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Kaamulan Festival: A Unique Festival

It is held annually in Malaybalay City, Bukidnon. This ethnic-cultural festival celebration starts in the second week of Febraury and ends in the second week of March, the anniversary date of the foundation of Bukidnon as a province in 1917.

by Jhaypee Guia on June 01, 2012
Kaamulan Festival: A Unique Festival

Kaamulan Festival

It is held annually in Malaybalay City, Bukidnon. This ethnic-cultural festival celebration starts in the second week of Febraury and ends in the second week of March, the anniversary date of the foundation of Bukidnon as a province in 1917.

The festival commemorates the cultures and traditions of the seven tribes of Bukidnon or also known as “Kaamulan” – Bukidnon, Higaonon, Talaandig, Manobo, Matigsalug, Tigwahanon and Umayamnon – that originally inhabit the province. This festival is unique because it is the only ethnic festival in the Philippines and people celebrate it as a sign of recognizing the native groups in their province. The Kaamulan word originated from the word “Amul” which means gather. The festival aims to gather for these puposes: a datuship ritual, a wedding ceremony, a thanksgiving festival during harvest time, and a peace pact. 


The festival was first held on May 15, 1974, during the fiesta celebration of the municipality of Malaybalay. A town official thought of inviting some native people to the city and asked them to perform a few dance steps at Plaza Rizal to cheer up the party.

It became very popular and together with national coverage, the Kaamulan Festival has turned out to be the regional festival of Northern Mindanao, as confirmed by the Regional Development Council of Region on September 16, 1977. Kaamulan was formerly held on the first week of September but in 1996, it was transferred to the present date to synchronize it with the foundation celebration of the province.

 The Seven Tribes Of Bukidnon

  • Talaandig        

This tribe in the province of Bukidnon continues to conserve their customs, cultures, traditions, beliefs, and practices despite the modernization in the country. Their population is now approximately 100,000. They are living in the municipalities near Mount Kitanglad. The women of  the tribe are skilled in embroiderers and patchwork makers.

  • Manobo           

They speak a quaint archaic language of their own which cannot be understood by local and other ethnic groups in the Bukidnon. The Manobo have estimated population of about 250,000. They are mostly farmers and hunters.

  • Umayamnon     

They are the nomadic branch of Bukidnon Manobo with good skills in beadwork and brass jewelry. These natives live along the watershed of Umayam River. The Umayamnon Tribe of Bukidnon has an approximate population of 101,906. They are calm and silent, have fair skin and wear beaded turban without hair.

  • Matigsalug

“Matigsalug” basically means people among the river. The tribe live along the Salug River in San Fernando. Their estimated population about 146,500.

  • Tigwahonon

The tribe lives along the Tigwa River and in the Tigwa-salug Valley. They are popularly known as the traders among the other ethnic groups. They have a loud voice when they speak.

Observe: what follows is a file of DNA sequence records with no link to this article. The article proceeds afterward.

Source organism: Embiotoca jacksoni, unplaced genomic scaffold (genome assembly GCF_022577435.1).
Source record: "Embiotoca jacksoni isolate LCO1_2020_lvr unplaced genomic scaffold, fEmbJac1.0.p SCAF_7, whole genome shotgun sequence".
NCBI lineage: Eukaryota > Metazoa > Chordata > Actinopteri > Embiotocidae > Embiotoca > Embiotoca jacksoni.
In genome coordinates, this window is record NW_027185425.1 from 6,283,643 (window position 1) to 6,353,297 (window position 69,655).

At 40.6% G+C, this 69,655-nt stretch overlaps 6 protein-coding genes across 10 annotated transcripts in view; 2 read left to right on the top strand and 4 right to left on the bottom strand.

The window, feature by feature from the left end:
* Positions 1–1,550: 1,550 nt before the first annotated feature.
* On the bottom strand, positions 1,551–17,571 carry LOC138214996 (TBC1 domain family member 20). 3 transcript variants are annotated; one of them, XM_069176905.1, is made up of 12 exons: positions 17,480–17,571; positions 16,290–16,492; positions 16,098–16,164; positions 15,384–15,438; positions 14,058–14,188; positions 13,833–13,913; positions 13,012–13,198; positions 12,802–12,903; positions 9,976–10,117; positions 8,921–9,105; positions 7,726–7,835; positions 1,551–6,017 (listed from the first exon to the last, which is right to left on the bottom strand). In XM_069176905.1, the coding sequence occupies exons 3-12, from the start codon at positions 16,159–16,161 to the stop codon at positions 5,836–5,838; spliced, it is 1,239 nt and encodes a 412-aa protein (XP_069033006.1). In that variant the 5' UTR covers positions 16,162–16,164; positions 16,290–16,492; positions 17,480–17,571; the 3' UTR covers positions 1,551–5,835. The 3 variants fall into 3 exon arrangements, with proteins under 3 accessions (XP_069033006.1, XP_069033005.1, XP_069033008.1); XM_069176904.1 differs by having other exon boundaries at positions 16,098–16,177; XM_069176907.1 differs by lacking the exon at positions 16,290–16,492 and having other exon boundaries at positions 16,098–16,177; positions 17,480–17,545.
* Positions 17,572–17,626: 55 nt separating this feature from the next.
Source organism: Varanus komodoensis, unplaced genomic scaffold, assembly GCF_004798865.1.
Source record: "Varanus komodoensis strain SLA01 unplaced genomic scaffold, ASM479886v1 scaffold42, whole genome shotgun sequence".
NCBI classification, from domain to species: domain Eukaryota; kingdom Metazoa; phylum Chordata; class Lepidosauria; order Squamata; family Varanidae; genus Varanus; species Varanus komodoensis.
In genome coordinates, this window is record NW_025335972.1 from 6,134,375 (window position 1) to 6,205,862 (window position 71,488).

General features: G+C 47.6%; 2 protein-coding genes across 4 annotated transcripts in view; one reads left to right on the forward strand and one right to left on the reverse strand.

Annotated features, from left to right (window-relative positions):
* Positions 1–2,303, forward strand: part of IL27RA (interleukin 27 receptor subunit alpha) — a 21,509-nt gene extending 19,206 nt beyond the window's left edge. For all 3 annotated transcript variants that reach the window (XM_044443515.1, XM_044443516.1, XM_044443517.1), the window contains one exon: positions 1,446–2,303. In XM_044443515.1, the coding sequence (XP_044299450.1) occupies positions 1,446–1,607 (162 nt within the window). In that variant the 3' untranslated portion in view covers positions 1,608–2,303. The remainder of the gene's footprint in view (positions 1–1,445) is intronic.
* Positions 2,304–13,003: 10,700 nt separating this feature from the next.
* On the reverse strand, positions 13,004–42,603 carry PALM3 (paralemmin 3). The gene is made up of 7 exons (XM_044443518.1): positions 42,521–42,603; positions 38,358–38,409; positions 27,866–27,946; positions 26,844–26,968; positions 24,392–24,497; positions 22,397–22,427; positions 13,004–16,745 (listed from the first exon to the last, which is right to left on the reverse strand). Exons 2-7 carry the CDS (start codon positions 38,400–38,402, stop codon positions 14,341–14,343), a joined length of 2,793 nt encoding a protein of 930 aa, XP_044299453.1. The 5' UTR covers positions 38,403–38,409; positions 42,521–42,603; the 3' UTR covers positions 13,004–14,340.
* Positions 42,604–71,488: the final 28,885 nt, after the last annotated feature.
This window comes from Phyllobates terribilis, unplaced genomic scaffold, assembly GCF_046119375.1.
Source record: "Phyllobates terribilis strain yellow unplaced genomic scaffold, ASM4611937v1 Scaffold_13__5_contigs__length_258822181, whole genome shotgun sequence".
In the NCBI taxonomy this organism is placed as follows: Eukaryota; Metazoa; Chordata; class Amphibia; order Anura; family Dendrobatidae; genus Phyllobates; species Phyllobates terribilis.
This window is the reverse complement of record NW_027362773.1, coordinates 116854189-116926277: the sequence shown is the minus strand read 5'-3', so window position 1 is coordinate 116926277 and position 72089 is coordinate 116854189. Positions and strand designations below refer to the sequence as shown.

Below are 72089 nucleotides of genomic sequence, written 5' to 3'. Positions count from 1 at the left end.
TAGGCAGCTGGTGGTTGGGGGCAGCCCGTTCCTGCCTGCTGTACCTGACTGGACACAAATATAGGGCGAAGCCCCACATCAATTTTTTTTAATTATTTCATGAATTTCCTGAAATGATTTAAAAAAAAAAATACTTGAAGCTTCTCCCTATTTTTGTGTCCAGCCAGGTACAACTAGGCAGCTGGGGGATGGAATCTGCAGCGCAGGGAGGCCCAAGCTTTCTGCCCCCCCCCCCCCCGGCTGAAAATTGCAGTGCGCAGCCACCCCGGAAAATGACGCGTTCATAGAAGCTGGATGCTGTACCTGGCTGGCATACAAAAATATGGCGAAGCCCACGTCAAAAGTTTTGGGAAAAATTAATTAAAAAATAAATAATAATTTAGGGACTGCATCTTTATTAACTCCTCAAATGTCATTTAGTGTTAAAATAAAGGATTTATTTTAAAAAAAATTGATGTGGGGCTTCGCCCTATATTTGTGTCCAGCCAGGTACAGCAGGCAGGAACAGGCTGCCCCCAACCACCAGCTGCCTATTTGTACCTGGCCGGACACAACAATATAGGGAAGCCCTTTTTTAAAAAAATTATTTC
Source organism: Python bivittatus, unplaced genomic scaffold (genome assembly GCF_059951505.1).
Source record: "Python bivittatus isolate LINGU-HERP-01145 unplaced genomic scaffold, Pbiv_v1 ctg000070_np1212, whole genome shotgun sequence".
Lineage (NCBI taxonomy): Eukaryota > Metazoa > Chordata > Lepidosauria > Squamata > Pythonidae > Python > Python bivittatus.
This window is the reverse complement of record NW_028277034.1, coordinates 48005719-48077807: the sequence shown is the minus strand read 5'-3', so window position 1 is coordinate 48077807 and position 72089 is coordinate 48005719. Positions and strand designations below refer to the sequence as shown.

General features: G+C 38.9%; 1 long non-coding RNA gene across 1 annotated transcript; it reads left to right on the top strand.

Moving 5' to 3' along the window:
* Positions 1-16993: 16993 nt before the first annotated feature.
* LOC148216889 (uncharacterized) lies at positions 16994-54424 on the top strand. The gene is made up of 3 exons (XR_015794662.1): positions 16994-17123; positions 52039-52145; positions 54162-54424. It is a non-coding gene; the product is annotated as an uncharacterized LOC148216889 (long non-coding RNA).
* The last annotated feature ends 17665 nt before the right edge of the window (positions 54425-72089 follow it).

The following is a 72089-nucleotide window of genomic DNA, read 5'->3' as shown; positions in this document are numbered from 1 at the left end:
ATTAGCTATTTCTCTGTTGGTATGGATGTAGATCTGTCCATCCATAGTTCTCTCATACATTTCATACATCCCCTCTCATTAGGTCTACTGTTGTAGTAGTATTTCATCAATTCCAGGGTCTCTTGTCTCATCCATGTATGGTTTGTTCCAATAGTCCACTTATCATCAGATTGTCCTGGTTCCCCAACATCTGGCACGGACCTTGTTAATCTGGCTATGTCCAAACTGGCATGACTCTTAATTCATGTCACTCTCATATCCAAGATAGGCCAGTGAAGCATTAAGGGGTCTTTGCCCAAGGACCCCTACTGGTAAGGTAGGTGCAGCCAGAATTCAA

• Higaonon

This indigenous tribe can be found in the northern regions of the island of Mindanao. Their approximate population is 350, 000 but they are living separately over five provinces. Planting of rice, corn and vegetables is their livelihood.

  • Bukidnon        

They are the lowland people who have adapted Christian traditions. Among the ethnic groups, they are the ones who have utilized modern living in the province of Bukidnon.

Some Activities at the Festival

  • The Pamukalag ha pamuhat ta Kaamulan or Pamuhat
  • Tribal wedding
  • Piniliyapan Hu
  • Kaamulan Festival Ethnic Street Dancing Competition
  • Search for Miss Bukidnon
  • Rodeo Night at the Grandstand
  • Chess tournament at the Bukidnon State University Gymnasium
  • Kaamulan Motocross


By Air
Although there are public & private air-strips in Bukidnon, there are no commercial flights going directly to the province. The nearest airport is the Lumbia Airport in Cagayan de Oro City, catering domestic flights from the cities of Manila, Cebu, and Davao. From Cagayan de Oro, a travel by land must be taken to reach Bukidnon.

By Land

Taking the bus is one of the convenient ways to reach Bukidnon by land. About 104 kilometers road distance from Cagayan de Oro and that is approximately one hour and a half land travel straight to the capital city of Bukidnon, Malaybalay. The capital city could also be reached from Davao City via Salawagan Quezon Bukidnon and that is about 208 kilometers with an estimated time travel of three and a half hours.

Other public transportation is also available, like public utility jeepneys and vans for hire.

By Sea

Since Bukidnon is a landlocked province, sea transportation is generally through its closest port, the Port of Cagayan de Oro City then takes the transportation by land to reach the cities and municipalities in Bukidnon. Several ferry services are available connecting Cagayan de Oro City to seaports in the cities of Cebu, Manila, Bohol and other ports in Luzon and Visayas..

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